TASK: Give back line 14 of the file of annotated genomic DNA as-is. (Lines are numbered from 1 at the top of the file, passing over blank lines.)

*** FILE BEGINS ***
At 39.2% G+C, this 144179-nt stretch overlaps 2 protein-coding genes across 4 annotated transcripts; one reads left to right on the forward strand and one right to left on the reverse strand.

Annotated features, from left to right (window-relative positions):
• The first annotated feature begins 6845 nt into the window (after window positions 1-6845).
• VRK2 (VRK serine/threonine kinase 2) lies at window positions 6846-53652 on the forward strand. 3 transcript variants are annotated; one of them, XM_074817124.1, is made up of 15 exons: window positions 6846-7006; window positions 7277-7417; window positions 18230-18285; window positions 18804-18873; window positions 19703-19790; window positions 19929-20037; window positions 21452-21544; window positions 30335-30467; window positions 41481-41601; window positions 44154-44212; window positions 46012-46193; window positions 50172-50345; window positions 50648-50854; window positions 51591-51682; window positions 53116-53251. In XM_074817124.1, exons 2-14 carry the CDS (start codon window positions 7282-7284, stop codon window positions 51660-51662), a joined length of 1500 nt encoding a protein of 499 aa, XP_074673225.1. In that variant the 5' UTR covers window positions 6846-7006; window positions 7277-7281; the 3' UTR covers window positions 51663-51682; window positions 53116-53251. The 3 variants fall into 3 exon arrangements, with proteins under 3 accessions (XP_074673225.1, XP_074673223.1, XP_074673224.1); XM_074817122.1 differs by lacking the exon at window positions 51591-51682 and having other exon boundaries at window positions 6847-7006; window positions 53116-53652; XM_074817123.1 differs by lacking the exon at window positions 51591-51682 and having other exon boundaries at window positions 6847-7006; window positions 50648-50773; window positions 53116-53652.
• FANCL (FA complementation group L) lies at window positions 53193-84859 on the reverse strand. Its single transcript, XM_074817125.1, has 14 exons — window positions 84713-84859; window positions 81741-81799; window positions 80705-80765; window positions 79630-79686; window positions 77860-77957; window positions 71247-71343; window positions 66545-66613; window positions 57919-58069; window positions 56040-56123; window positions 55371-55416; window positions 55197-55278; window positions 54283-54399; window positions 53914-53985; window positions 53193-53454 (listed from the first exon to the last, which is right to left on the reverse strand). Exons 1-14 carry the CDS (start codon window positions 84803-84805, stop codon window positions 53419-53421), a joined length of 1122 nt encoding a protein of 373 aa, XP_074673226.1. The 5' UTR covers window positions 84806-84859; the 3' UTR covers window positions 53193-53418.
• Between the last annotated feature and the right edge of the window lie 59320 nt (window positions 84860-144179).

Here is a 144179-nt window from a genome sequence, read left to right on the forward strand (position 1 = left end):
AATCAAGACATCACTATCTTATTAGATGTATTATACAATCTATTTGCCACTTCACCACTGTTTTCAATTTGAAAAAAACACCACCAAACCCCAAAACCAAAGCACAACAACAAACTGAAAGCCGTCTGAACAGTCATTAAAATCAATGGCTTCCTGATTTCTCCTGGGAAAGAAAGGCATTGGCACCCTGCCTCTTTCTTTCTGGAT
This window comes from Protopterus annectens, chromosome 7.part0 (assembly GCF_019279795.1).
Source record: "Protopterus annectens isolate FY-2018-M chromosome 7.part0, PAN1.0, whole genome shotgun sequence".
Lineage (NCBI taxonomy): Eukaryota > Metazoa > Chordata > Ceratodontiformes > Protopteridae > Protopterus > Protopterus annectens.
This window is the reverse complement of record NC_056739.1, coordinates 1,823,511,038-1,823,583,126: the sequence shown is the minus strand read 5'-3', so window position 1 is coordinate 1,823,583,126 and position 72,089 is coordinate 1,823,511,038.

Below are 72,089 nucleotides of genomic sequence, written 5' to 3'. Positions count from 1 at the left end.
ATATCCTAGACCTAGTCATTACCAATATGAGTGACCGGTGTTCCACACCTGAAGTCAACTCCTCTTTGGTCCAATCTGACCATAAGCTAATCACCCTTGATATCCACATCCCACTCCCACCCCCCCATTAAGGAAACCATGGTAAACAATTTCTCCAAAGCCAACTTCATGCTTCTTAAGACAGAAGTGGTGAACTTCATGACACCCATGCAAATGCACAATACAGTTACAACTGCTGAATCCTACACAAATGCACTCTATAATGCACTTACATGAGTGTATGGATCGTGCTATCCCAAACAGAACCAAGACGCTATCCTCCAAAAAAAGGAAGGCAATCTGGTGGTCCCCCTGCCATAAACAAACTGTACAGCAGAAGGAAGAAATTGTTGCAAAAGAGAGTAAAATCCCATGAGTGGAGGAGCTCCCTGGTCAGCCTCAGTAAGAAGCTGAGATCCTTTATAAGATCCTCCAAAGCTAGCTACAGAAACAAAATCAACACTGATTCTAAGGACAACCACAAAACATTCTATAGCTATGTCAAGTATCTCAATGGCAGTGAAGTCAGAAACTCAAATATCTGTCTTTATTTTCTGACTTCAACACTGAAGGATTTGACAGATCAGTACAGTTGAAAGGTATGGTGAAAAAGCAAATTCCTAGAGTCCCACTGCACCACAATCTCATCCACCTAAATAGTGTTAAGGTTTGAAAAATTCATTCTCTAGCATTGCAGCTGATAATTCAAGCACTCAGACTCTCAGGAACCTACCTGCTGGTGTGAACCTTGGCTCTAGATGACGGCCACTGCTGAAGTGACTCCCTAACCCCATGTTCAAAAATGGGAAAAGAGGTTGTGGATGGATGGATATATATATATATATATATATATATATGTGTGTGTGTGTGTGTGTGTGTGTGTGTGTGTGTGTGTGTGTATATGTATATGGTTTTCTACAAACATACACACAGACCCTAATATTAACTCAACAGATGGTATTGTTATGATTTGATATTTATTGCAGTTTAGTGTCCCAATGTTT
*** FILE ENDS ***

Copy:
ATATCCTAGACCTAGTCATTACCAATATGAGTGACCGGTGTTCCACACCTGAAGTCAACTCCTCTTTGGTCCAATCTGACCATAAGCTAATCACCCTTGATATCCACATCCCACTCCCACCCCCCCATTAAGGAAACCATGGTAAACAATTTCTCCAAAGCCAACTTCATGCTTCTTAAGACAGAAGTGGTGAACTTCATGACACCCATGCAAATGCACAATACAGTTACAACTGCTGAATCCTACACAAATGCACTCTATAATGCACTTACATGAGTGTATGGATCGTGCTATCCCAAACAGAACCAAGACGCTATCCTCCAAAAAAAGGAAGGCAATCTGGTGGTCCCCCTGCCATAAACAAACTGTACAGCAGAAGGAAGAAATTGTTGCAAAAGAGAGTAAAATCCCATGAGTGGAGGAGCTCCCTGGTCAGCCTCAGTAAGAAGCTGAGATCCTTTATAAGATCCTCCAAAGCTAGCTACAGAAACAAAATCAACACTGATTCTAAGGACAACCACAAAACATTCTATAGCTATGTCAAGTATCTCAATGGCAGTGAAGTCAGAAACTCAAATATCTGTCTTTATTTTCTGACTTCAACACTGAAGGATTTGACAGATCAGTACAGTTGAAAGGTATGGTGAAAAAGCAAATTCCTAGAGTCCCACTGCACCACAATCTCATCCACCTAAATAGTGTTAAGGTTTGAAAAATTCATTCTCTAGCATTGCAGCTGATAATTCAAGCACTCAGACTCTCAGGAACCTACCTGCTGGTGTGAACCTTGGCTCTAGATGACGGCCACTGCTGAAGTGACTCCCTAACCCCATGTTCAAAAATGGGAAAAGAGGTTGTGGATGGATGGATATATATATATATATATATATATATATGTGTGTGTGTGTGTGTGTGTGTGTGTGTGTGTGTGTGTGTGTATATGTATATGGTTTTCTACAAACATACACACAGACCCTAATATTAACTCAACAGATGGTATTGTTATGATTTGATATTTATTGCAGTTTAGTGTCCCAATGTTT